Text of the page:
"We were closed for six months, the restaurants didn't work, and yet the number of cases was rising," said Moaghin Marius Ciprian, owner of the popular Grivita Pub n Grill, who attended the protest. “I'm not a specialist, but I'm not stupid either. But from my point of view we are not responsible for this pandemic. "
With infections on the rise in many European countries, some - including Belgium, the Netherlands, the United Kingdom, Spain, and France - are diagnosing more new cases per capita every day than the United States. This comes from the 7-day averages of the data stored by Johns from Hopkins University. France reported a record of 20,300 new infections on Friday with around 70 million inhabitants.
Experts say the high rate of infection in Europe is in large part due to advanced testing, which produces far more asymptomatic positive results than the first wave, when only sick people could get a test.
Even so, the trend is alarming as the flu season has not even started, schools are open for personal study, and cold weather has not yet driven Europeans indoors, where infections can spread more easily.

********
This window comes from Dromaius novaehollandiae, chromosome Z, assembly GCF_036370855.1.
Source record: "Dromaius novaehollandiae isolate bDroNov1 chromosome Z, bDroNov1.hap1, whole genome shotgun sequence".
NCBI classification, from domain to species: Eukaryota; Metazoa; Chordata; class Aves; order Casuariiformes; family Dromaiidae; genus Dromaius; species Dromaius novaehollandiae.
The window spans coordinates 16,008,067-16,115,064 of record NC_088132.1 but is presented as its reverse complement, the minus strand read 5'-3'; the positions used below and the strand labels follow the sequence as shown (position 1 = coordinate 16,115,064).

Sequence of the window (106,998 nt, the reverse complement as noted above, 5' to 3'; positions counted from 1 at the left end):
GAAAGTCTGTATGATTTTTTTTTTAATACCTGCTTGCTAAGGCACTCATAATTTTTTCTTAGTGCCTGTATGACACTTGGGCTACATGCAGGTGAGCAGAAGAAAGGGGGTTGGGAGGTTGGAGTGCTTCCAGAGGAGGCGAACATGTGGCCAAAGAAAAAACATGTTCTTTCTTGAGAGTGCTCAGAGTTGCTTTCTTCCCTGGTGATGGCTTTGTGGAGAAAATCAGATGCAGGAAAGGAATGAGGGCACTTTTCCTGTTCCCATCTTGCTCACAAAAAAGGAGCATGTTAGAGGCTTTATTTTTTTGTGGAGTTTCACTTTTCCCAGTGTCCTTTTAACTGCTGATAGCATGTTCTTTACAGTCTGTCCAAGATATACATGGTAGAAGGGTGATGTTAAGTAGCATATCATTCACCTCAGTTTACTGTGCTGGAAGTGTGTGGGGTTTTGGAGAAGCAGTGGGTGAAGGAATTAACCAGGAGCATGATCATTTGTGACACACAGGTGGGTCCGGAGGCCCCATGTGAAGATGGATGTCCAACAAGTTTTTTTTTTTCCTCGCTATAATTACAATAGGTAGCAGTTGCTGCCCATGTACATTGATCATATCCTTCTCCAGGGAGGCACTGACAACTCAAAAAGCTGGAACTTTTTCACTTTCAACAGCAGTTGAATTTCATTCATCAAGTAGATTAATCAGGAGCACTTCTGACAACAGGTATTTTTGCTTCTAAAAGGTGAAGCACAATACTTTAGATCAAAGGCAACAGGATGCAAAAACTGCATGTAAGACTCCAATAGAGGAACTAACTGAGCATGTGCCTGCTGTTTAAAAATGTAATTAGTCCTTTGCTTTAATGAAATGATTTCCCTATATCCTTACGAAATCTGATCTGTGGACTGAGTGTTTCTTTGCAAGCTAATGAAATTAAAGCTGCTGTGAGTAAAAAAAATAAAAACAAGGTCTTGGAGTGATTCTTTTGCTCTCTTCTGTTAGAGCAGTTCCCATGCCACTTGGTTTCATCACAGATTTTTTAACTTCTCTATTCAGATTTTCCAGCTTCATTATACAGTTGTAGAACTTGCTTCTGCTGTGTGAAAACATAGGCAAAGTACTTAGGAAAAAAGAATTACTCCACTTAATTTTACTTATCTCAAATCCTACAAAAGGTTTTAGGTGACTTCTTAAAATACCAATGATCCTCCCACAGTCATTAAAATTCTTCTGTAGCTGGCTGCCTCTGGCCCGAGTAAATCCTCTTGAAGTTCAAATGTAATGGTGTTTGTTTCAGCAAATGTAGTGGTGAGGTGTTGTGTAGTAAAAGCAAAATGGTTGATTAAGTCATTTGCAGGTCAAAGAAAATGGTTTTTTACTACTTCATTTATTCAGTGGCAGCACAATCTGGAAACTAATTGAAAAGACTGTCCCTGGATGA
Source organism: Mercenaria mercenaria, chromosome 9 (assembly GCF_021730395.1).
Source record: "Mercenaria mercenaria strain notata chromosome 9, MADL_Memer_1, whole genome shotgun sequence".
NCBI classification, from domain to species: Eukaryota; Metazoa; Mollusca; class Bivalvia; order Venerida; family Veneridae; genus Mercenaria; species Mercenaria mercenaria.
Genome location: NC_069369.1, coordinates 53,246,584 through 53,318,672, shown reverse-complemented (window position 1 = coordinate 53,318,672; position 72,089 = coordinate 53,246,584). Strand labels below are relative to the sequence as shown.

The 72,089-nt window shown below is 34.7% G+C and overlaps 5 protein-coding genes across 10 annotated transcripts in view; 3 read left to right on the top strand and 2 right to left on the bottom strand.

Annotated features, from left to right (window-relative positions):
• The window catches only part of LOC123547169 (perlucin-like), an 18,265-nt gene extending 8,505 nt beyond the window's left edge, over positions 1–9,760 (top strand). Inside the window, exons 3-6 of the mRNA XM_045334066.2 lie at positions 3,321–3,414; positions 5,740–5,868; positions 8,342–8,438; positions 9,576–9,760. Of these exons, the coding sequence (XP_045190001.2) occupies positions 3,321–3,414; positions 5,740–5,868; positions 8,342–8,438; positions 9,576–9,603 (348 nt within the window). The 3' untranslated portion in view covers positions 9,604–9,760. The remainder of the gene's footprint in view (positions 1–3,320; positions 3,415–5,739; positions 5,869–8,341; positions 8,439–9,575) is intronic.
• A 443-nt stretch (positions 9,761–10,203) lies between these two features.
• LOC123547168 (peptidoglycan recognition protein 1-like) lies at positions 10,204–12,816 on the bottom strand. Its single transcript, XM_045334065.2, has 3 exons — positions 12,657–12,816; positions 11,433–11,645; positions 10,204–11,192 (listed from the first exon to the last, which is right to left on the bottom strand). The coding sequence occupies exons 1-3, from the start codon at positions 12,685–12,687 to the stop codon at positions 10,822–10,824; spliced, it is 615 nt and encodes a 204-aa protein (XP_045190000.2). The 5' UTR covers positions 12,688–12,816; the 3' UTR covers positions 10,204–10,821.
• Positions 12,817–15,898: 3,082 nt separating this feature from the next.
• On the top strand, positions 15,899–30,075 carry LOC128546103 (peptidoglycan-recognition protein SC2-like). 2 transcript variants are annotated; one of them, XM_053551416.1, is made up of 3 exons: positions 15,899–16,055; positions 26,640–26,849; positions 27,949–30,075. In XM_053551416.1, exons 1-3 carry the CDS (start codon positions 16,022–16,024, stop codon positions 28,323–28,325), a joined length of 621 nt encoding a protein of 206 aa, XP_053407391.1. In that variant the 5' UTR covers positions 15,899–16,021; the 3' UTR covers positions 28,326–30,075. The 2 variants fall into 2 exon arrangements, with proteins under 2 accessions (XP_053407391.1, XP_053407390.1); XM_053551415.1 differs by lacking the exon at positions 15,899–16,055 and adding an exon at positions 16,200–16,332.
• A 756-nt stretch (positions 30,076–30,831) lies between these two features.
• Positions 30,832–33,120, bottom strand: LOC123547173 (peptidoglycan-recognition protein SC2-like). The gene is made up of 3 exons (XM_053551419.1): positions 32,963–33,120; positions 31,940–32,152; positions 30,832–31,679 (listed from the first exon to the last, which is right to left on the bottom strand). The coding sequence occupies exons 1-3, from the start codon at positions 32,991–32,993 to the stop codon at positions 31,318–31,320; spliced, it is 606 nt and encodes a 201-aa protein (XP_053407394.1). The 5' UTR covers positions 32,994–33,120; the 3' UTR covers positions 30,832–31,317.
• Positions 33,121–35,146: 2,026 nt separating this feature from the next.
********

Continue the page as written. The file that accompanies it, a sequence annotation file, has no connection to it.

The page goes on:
"98,000 cases have been reported in the last 24 hours. This is a new regional record. This is very alarming," said Robb Butler, Executive Director of the WHO Regional Office for Europe. Part of this is due to increased testing. "It is also worrying in terms of virus resurgence. "
It is also worrying as many countries still lack the testing, tracking and treatment capacity to deal with a second wave of pandemics when the first wave never really ended, said Dr. Martin McKee, Professor of European Public Health at the London School of Hygiene and Tropical Medicine.
“You should have used the time to put really robust search, test, track, and isolate support systems in place. Not everyone did it, ”McKee said. "Had they done that, they would have been able to identify outbreaks as they showed up and really looked for the sources."
Even Italy is struggling after receiving international praise for taming the virus with a strict 10-week lockdown and embarking on a careful, conservative reopening and aggressive screening and contact tracing effort as summer vacationers created new clusters. Anesthesiologists have warned that intensive care units in Lazio around Rome and Campania around Naples could be saturated within a month without new restrictions.